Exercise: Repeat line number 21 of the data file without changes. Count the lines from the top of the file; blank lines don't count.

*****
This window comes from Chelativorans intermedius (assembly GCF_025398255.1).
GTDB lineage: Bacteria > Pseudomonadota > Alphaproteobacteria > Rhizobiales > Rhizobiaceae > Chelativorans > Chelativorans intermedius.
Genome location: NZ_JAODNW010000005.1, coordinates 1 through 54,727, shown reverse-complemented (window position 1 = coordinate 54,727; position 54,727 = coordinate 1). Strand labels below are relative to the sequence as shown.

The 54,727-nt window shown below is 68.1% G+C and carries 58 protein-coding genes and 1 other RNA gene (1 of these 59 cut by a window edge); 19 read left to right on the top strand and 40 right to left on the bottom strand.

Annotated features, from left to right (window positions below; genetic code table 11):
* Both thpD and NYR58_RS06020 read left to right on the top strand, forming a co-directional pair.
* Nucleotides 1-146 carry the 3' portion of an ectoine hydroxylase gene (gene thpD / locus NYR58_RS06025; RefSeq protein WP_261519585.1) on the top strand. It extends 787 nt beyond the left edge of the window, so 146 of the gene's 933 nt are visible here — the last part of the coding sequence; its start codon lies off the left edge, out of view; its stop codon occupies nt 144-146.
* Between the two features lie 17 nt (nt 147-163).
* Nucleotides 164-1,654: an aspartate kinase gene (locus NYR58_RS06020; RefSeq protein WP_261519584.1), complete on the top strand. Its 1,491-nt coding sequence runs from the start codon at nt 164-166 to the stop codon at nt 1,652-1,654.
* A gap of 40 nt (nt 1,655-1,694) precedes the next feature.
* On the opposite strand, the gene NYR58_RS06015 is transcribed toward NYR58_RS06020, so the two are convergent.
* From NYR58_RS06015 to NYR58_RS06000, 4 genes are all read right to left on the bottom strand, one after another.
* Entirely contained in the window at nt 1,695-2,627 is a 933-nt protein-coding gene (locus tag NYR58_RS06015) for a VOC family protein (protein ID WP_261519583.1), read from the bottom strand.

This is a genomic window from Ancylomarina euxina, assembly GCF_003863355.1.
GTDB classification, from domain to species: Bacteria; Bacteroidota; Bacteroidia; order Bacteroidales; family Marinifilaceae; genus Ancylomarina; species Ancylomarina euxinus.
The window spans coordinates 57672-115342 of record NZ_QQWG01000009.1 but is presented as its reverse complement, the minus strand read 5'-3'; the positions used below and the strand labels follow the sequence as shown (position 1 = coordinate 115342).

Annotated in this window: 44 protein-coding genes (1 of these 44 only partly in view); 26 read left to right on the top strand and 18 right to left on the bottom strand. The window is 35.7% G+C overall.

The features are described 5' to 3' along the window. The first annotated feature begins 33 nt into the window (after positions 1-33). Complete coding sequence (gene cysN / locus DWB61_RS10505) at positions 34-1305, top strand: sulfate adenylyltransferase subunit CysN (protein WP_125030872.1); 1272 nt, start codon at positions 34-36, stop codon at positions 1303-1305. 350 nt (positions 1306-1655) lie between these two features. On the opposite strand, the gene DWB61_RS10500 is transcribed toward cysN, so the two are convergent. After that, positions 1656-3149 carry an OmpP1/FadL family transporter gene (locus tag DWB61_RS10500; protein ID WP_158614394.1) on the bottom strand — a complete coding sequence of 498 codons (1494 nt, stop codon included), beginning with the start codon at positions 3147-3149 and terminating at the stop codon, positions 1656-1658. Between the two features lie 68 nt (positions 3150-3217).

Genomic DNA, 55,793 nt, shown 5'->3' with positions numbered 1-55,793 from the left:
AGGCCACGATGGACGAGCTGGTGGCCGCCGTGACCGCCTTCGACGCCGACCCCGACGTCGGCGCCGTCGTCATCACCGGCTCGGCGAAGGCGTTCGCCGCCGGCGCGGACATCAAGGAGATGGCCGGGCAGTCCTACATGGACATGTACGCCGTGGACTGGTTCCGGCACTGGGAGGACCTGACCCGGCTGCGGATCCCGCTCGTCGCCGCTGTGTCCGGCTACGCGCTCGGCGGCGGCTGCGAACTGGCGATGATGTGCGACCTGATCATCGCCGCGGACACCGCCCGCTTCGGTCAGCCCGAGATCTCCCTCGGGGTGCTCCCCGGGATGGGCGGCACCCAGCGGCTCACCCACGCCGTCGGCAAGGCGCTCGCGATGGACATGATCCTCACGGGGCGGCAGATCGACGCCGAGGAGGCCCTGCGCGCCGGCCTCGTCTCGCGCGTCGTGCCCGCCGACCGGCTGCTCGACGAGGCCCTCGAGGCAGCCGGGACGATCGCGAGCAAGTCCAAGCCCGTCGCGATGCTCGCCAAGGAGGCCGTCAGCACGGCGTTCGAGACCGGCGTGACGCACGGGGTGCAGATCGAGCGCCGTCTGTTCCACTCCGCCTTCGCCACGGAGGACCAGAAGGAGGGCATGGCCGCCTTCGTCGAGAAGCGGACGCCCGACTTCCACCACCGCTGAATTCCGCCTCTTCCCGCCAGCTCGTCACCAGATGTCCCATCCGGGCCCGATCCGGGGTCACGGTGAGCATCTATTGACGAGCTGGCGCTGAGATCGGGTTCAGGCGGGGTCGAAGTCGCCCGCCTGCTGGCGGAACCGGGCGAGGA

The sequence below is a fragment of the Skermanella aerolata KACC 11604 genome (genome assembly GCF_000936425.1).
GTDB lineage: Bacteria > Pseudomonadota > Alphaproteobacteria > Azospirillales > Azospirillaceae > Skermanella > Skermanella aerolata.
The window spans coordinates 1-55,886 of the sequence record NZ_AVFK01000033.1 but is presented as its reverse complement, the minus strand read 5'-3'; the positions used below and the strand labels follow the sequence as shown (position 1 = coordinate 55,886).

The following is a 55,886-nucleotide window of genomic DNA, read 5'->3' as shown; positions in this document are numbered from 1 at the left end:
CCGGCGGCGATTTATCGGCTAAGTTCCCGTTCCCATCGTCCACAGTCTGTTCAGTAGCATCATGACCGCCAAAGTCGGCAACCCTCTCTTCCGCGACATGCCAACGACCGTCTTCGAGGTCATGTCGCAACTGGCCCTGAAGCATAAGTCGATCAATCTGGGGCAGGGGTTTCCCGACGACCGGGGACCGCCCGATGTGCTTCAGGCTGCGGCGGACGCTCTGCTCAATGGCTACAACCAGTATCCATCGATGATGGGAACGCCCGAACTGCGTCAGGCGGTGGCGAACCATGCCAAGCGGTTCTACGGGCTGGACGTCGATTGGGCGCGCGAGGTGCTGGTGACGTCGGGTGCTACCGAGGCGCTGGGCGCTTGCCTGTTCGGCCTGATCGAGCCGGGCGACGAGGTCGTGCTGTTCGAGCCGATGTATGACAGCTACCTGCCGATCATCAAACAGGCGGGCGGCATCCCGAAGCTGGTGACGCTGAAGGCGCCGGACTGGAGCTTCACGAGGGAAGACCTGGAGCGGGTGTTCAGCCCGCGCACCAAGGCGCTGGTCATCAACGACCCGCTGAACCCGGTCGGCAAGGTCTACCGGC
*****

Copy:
The sequence below is a fragment of the Skermanella aerolata KACC 11604 genome (genome assembly GCF_000936425.1).